The National Council of SPCAs (NSPCA) is amazed by the statement made by the Red Meat Producers Organisation (RPO) regarding their sudden change in position when it comes to live animal export by sea.
In a statement issued on 21 July 2020 by the RPO, it has extended its support of the trade as long as it is ethically undertaken – ethics and live export go together like chalk and cheese. Live animal export by sea is a trade that is inherently unethical given the undeniable and unavoidable animal suffering that takes place on board these ships.
The RPO have referred to the application of OIE standards and that the government, as the “regulatory authority” should oversee these – but these standards were created for countries around the globe, many of which do not have any animal welfare legislation, these standards simply do not belong in a country like South Africa where animals are constitutionally recognised as sentient beings and there is strong animal protection legislation – legislation that supersedes standards in any event. Furthermore, in our opinion, the government is not capable of enforcing the Animals Protection Act No 71 of 1962, nor would they be impartial.
It is surprising that the RPO have suddenly gone against the decision made by them, and other members of the Livestock Welfare Coordinating Committee (LWCC). In 2012, and later revised in 2019, the LWCC, which the RPO is an active member of, adopted the position to oppose the live animal export by sea – the RPO have now changed their position and have done so on the basis of biased documentation provided by Al Mawashi and KLTT, the Kuwaiti export company, that obviously have high stakes in this operation.
We find it ludicrous that two veterinarians of the Red Meat Industry Forum (RMIF), who inspected the feedlot and an empty ship, can come to the conclusion that sheep should be loaded “as soon as possible”, especially in light of the fact that August is the hottest month in the year in the Middle East – suffering on these ships is exacerbated during the Northern Hemisphere summers.
The Muslim Judicial Council Halaal Trust (MJCHT) issued a press statement reiterating its concern for the welfare of animals, stating that the South African government “could not provide the necessary safety conditions for the animals on sea-vessels”. The MJCHT do not justify the suffering of animals for religious slaughter, in fact, they have stated that animals that are not transported in good physical condition cannot be considered Halaal for slaughter and have agreed that animals should rather be Halaal slaughtered in South Africa.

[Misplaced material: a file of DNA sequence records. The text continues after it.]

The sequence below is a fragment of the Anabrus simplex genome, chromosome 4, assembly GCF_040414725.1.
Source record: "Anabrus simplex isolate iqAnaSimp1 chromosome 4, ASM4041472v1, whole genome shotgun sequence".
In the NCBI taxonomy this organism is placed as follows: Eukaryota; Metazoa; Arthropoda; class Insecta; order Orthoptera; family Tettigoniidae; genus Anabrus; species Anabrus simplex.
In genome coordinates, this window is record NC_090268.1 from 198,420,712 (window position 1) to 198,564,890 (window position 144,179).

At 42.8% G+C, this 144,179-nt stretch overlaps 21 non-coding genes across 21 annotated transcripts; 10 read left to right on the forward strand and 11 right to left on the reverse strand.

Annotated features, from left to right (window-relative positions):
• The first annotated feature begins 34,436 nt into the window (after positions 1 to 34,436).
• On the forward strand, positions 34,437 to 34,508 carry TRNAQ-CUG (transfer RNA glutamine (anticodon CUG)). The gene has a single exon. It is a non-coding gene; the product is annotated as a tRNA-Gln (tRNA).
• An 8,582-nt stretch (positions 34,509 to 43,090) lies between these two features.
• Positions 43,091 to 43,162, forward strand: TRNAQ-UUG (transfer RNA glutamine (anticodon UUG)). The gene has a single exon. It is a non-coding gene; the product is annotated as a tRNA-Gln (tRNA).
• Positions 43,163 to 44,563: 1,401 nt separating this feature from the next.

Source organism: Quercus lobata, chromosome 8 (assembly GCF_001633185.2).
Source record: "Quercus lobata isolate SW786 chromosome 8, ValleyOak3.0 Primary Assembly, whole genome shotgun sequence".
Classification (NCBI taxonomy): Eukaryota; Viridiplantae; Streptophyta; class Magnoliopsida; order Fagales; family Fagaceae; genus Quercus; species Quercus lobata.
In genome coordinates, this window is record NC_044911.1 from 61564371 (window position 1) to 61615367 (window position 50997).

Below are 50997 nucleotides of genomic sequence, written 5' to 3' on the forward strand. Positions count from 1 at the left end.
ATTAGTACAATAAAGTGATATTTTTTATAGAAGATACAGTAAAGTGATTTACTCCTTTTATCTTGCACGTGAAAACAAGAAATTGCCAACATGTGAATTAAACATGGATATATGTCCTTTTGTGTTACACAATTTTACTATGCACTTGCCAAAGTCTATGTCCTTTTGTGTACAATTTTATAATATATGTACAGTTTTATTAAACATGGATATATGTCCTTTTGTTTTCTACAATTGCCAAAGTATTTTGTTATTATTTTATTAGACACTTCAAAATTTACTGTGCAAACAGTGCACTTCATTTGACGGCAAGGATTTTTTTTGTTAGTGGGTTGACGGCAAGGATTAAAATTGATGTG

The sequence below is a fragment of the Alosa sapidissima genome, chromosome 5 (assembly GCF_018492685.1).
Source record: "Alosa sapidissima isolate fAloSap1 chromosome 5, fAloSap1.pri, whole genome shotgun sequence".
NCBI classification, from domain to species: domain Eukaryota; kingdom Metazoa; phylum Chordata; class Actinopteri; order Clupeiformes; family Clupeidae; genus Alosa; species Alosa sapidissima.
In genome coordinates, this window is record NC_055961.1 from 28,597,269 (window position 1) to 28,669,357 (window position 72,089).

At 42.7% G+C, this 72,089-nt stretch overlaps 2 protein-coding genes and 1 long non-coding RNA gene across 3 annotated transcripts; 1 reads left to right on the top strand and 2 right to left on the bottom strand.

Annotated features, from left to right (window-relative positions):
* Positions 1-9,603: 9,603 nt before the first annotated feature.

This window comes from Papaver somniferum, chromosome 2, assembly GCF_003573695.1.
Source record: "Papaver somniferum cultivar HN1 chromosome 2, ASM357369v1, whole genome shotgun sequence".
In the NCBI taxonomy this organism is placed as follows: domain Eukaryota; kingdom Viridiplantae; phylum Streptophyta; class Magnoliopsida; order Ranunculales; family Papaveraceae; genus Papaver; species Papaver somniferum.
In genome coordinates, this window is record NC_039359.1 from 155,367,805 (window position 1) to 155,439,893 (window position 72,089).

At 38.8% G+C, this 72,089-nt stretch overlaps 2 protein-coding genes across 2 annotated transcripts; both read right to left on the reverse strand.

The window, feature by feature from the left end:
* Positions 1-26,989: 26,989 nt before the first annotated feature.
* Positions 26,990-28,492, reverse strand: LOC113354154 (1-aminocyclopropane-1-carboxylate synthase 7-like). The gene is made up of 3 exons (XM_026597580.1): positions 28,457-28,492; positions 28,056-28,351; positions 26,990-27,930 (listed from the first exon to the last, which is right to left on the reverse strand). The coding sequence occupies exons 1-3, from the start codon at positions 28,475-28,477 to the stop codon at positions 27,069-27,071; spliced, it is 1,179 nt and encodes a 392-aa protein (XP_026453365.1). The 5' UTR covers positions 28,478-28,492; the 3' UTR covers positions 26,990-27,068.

Read MJCHT’s statement here.
The South African Veterinary Association (SAVA) recognises animals as sentient beings that are capable of experiencing both positive and negative states, SAVA therefore does not support live export of animal by sea for the purposes of slaughter upon arrival when humane alternatives are available. This is in line with veterinary bodies around the world.
The RPO and Agri SA, in our opinion, are regressive while others are becoming more informed – it is apparent, in our opinion, that the RPO and Agri SA are disregarding the cruelty entrenched in this business for profit margins, they are simply apathetic to the welfare of these animals and they should be judged in the court of public opinion. Let the campaign begin.
The NSPCA is opposed to the live export of animals by sea.
Q: Why did the NSPCA not attend the inspection of the empty vessel?
A: The NSPCA has already been on board this vessel when there were animals already on it – this is a better indicator of welfare concerns than an empty vessel will ever be able to reveal. Furthermore, there are reports historically of disasters that have happened on this specific vessel and the countless animal welfare concerns are documented.
The NSPCA’s legal representatives requested that Al Mawashi and KLTT show the NSPCA the improvements that have been made prior to the inspection – this was not provided.